SLOW REV­O­LU­TIONS

Michael Ge­bicki drives New Zealand’s Alpine Pa­cific Tri­an­gle, a new tour­ing route on the east coast of the South Is­land

The Weekend Australian - Travel - - Front Page -

THE col­lie chained to the fence sets off a ruckus as we pull up at the farm gate and Bev For­rester bus­tles out to meet us. She’s wear­ing a poke bon­net and an apron that al­most cov­ers the checked brown skirt swirling around her an­kles. It’s an out­fit that sug­gests the milk churn, but there’s good rea­son. At her Black Hills farm near Hu­runui, an hour’s drive north of Christchurch, For­rester has a col­lec­tion of his­toric farm build­ings that of­fer an in­sight into pi­o­neer­ing life in the hill coun­try of North Can­ter­bury.

It’s also a work­ing sheep and cat­tle farm, with a side­line in horned Here­fords. From the pad­dock, a shaggy crea­ture am­bles to­wards us with a men­ac­ing look in its beady eye. Is that a horned Hereford?’’ I ask. No, that’s a sheep,’’ For­rester says. As well as the his­toric build­ings, tours, tapestry­weav­ing busi­ness and wed­dings she or­gan­ises on her farm, For­rester also de­signs a range of woollen gar­ments that are mar­keted in Bri­tain un­der the Black­Hills la­bel in Eng­land’s Ox­ford­shire. For a small and un­ob­tru­sive rural op­er­a­tion that most peo­ple whiz past, this is a sur­pris­ing place. Now, For­rester has to rush off. She’s catch­ing a flight to Welling­ton to at­tend a con­fer­ence.

I am on a fam­ily trip with wife and daugh­ter, and Black Hills Farm is our first stop on the Alpine Pa­cific Tri­an­gle, a new driv­ing route from Christchurch. It’s a part of New Zealand that doesn’t make the tourist brochures, but it is a per­fect fit for a fam­ily if you’ve got just a few days to spare. Dis­tances are short, it works in all sea­sons and, at the pointy north­ern end of the tri­an­gle, the town of Kaik­oura is home to a cou­ple of world-class wildlife ad­ven­tures.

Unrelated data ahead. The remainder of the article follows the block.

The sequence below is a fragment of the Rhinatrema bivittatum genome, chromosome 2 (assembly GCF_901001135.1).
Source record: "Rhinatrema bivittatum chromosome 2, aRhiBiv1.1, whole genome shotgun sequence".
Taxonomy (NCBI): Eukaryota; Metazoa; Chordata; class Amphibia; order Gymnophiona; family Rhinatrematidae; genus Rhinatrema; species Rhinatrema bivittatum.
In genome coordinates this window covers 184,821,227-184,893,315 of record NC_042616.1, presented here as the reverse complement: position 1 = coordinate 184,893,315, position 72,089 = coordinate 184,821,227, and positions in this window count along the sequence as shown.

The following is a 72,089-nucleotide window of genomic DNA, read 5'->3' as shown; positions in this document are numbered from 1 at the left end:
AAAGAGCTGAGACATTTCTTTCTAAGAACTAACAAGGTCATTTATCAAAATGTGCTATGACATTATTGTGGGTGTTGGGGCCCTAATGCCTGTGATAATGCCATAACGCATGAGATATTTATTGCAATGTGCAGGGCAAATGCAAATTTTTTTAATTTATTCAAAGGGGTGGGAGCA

An­other hour’s drive along the road takes us to Han­mer Springs, set on flats that slope down to the Hope River and ringed by the hills of the Han­mer Range. Ad­ven­tures come nat­u­rally in Han­mer. Parked in the main street is a cam­ou­flage-green tracked ve­hi­cle that prom­ises muddy fun and in the town’s park hik­ers have kicked off their boots.

White­wa­ter raft­ing, jet boat­ing, horserid­ing, four­wheel-drive trips and moun­tain bike tours are just some ex­am­ples from Han­mer’s out­door reper­toire. But Han­mer Springs is much bet­ter known for its softer side. The town’s ther­mal springs were al­ways used by Maori but it wasn’t un­til late in the Vic­to­rian era that a bath­house was built and the hot springs be­came pop­u­lar with tourists.

The Han­mer Springs Ther­mal Re­serve has seven open-air ther­mal pools, three sul­phur pools and four private ther­mal pools, where tem­per­a­tures hover at the 38C mark. It’s a fam­ily favourite, es­pe­cially at hol­i­day times, and the private pools are a bet­ter bet if you want to soak in seren­ity.

At one end of the pool com­plex, The Spa has re­cently been re­tai­lored, and it is beau­ti­ful. There’s a wall of ex­pen­sive mois­tur­is­ing prod­ucts, smells that sug­gest a Ti­betan lamasery and the kind of am­bi­ent mu­sic that dol­phins would prob­a­bly com­pose if you let them loose with a dig­i­tal syn­the­siser.